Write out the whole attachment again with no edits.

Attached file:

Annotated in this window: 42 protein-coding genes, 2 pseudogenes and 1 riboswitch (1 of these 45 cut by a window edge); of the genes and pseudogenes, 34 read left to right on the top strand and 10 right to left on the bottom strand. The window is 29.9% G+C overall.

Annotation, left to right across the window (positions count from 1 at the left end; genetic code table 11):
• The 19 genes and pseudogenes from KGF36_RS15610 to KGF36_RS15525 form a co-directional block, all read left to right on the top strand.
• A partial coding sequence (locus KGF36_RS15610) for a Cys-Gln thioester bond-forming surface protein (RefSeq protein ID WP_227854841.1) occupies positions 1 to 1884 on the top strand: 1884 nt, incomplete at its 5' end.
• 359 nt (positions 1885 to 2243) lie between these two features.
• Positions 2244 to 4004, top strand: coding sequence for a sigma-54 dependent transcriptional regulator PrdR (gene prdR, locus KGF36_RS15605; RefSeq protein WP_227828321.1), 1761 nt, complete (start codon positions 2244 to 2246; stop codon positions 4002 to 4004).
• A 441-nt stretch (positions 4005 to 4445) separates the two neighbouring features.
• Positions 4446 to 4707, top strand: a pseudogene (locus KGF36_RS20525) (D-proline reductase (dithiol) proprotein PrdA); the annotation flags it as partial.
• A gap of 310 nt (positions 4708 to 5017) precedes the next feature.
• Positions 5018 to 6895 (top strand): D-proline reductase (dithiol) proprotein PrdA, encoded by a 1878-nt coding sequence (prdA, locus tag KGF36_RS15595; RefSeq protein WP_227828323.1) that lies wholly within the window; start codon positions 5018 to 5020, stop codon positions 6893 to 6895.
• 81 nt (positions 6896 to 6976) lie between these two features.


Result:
Annotated in this window: 42 protein-coding genes, 2 pseudogenes and 1 riboswitch (1 of these 45 cut by a window edge); of the genes and pseudogenes, 34 read left to right on the top strand and 10 right to left on the bottom strand. The window is 29.9% G+C overall.

Annotation, left to right across the window (positions count from 1 at the left end; genetic code table 11):
• The 19 genes and pseudogenes from KGF36_RS15610 to KGF36_RS15525 form a co-directional block, all read left to right on the top strand.
• A partial coding sequence (locus KGF36_RS15610) for a Cys-Gln thioester bond-forming surface protein (RefSeq protein ID WP_227854841.1) occupies positions 1 to 1884 on the top strand: 1884 nt, incomplete at its 5' end.
• 359 nt (positions 1885 to 2243) lie between these two features.
• Positions 2244 to 4004, top strand: coding sequence for a sigma-54 dependent transcriptional regulator PrdR (gene prdR, locus KGF36_RS15605; RefSeq protein WP_227828321.1), 1761 nt, complete (start codon positions 2244 to 2246; stop codon positions 4002 to 4004).
• A 441-nt stretch (positions 4005 to 4445) separates the two neighbouring features.
• Positions 4446 to 4707, top strand: a pseudogene (locus KGF36_RS20525) (D-proline reductase (dithiol) proprotein PrdA); the annotation flags it as partial.
• A gap of 310 nt (positions 4708 to 5017) precedes the next feature.
• Positions 5018 to 6895 (top strand): D-proline reductase (dithiol) proprotein PrdA, encoded by a 1878-nt coding sequence (prdA, locus tag KGF36_RS15595; RefSeq protein WP_227828323.1) that lies wholly within the window; start codon positions 5018 to 5020, stop codon positions 6893 to 6895.
• 81 nt (positions 6896 to 6976) lie between these two features.